The more I read and reflect on the impact the pandemic will have on education I am certain that the lynchpin of successful distance learning required authentic and consistent family participation. This, or course, is true in any learning environment, but for distance learning family engagement took on new importance.

Family Support

I teach in a 100% online independent student high school. In some ways our program is designed around distance learning. Without question, family participation is the biggest factor in student success. I believe this to be true because students are still developing the executive functions that will allow them to…


We are all familiar with Newton’s third law of motion which states “what goes up must come down.” In other words, Earth’s gravitational pull will eventually bring whatever is thrown up in the air back to the ground.

On a trail run this weekend I encountered a long downhill section. For long distance trail runners a nice long downhill can offer a welcomed break. As we meandered down the trail my friend and running partner turned to me and laughed, “what goes down must come up.” He was lamenting the fact that we had a big uphill in our future.


Even as the pandemic continues many schools are beginning their transition from distance learning back to in-person instruction. As we make that switch it is important to analyze our students’, and our LCAP subgroups in particular, experience during distance learning to determine who will need the most support moving forward. Regression, or learning loss, is normal and expected over summer break, the regression experienced over the course of the last year is proving to be much more troublesome.

There is no question that most students, in varying degrees, will have experienced some regression as a result of the pandemic. Identifying…


Over the past few weeks I have been trying to get an idea of how schools can gain a better understanding of the losses students are facing as a result of distance learning during the pandemic. The COVID slide is real and by the very fact that it will have been over a year since school closures it will be that much more severe than the well documented Summer Slide, which results from the two months when students are not in classrooms.

A Scorecard

Together with my friend Joe Clausi, of the Traveling Principal, we are designing a simple ten question quiz…


I have been reading a lot lately about the idea of a COVID Slide during distance learning. Similar to the Summer Slide, it is predicted that many students will need significant intervention to help narrow learning gaps widened over the past year.

Measuring Learning Loss

Much of what I have read indicates that we don’t have much more than a vague idea of the depth of learning loss students are facing. One report states that, “Little is known about the effectiveness of learning at home for the entire student population…for a significant proportion of pupils, learning during school closures was apparently almost non-existent.”…


I am 50 days into a 60-day writing challenge. Initially this was conceived by Daniel Bauer of Better Leaders Better Schools as a 30-day challenge. Then, on day 30, one of the members of our writing collective, Joe Clausi of The Traveling Principal, upped the ante to another 30 days. At the time it sounded like a good idea so I threw my name in the hat. I share that to say I have spent a lot of time over the past month and a half on this laptop writing articles and it has me thinking of screen time.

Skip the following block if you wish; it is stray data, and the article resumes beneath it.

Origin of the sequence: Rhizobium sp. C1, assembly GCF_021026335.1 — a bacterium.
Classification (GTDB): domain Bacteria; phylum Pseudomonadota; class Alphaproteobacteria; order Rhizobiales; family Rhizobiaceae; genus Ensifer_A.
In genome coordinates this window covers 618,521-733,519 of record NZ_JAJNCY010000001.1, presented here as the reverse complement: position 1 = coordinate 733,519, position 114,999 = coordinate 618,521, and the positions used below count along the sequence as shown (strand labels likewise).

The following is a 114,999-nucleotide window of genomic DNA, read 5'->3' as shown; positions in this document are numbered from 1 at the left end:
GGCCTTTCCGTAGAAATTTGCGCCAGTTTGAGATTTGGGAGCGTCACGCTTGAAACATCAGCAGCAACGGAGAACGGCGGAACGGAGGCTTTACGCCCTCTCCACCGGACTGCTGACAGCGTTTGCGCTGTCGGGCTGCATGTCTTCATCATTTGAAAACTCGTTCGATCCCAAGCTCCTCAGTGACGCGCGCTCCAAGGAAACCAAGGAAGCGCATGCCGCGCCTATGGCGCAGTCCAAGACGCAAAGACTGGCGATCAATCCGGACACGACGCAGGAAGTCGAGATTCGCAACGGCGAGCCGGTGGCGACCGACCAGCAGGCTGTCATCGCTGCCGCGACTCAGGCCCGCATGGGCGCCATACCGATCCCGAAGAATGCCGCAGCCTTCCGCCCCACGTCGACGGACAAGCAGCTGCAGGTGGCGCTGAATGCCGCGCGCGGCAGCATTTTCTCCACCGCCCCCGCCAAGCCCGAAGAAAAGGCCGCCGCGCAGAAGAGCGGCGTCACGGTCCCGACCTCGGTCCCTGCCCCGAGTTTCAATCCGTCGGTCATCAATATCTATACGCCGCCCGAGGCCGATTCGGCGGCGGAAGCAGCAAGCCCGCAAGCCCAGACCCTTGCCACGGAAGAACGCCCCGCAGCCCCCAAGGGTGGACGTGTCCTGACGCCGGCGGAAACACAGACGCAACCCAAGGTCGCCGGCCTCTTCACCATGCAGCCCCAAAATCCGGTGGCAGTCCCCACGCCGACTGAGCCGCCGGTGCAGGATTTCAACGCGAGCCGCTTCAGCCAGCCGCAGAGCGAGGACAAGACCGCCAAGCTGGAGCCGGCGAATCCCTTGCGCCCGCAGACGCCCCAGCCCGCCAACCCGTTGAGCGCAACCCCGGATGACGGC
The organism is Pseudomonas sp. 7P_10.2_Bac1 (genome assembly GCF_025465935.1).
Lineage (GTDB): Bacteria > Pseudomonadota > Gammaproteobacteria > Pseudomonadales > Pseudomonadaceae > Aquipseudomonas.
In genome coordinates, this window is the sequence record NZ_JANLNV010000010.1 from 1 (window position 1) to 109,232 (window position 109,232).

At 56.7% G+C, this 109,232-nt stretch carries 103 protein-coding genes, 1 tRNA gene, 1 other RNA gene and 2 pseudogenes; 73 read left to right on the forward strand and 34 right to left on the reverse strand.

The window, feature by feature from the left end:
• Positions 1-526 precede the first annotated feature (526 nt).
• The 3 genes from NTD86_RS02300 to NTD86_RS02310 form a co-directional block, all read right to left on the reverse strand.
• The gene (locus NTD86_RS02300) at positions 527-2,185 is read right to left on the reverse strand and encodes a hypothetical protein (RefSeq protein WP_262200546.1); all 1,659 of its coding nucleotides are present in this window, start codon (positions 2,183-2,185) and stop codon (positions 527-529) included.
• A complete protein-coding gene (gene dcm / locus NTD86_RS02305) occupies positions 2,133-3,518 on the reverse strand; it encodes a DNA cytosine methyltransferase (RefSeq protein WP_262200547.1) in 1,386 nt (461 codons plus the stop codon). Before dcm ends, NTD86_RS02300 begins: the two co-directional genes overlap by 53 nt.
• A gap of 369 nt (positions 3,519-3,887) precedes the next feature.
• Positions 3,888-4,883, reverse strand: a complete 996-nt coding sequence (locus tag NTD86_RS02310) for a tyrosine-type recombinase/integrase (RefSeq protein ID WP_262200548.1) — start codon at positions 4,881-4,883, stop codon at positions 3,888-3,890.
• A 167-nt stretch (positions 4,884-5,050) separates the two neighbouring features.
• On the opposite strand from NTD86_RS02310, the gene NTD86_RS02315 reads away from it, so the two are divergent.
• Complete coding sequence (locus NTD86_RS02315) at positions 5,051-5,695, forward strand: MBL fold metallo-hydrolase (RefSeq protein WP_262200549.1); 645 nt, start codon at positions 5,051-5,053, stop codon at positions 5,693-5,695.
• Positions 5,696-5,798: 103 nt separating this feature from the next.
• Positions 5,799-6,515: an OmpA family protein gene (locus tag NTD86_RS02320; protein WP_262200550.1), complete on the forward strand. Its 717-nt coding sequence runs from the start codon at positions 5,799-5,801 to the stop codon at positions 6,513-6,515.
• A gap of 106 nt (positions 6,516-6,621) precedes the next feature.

The Writing Process

The…


Closing the Learning Gap a Horace Mann Education Study — March 2021

As indicated in this graph, the severity of learning loss due to the pandemic is real, with 97% of students impacted. There is no question that we are going to have to address these learning and achievement gaps as we transition back to the classroom. The way path forward is to get at what drives learning in the first place. As indicated in Teaching Adolescents To Become Learners a report from UCHICAGO CCSR Literature Review “…building students’ academic mindsets and teaching them appropriate learning strategies are the best ways to improve academic behaviors and perseverance, which leads to better grades…


“The way schools care about children is reflected in the way schools care about the children’s families. If educators view children simply as students, they are likely to see the family as separate from the school. That is, the family is expected to do its job and leave the education of children to the schools. If educators view students as children, they are likely to see both the family and the community as partners with the school in children’s education and development. …


Joe, thank you for the very kind words about Organized Binder! You hit the nail on the head!

"...Organized Binder focuses on learning for students, and scaffolds the process from beginning to end working on proper habits which lead to enhanced processing skills. Think of it as a para professional 1:1 aide, that is assigned to a student, however it’s in a binder, and micromanages the student due to the structure and intent of how they learn and what they are learning."


I have watched over the past year while my 1st grader learned to “go to school” through a screen. My children attend a public Waldorf school and there is little to no technology or screens in classrooms. The switch to distance learning for my daughters, 6 and 11, was big. At first, if I am honest, I was so sad as I watched them staring at a screen trying to engage with their teacher and classmates. …

Mitch Weathers

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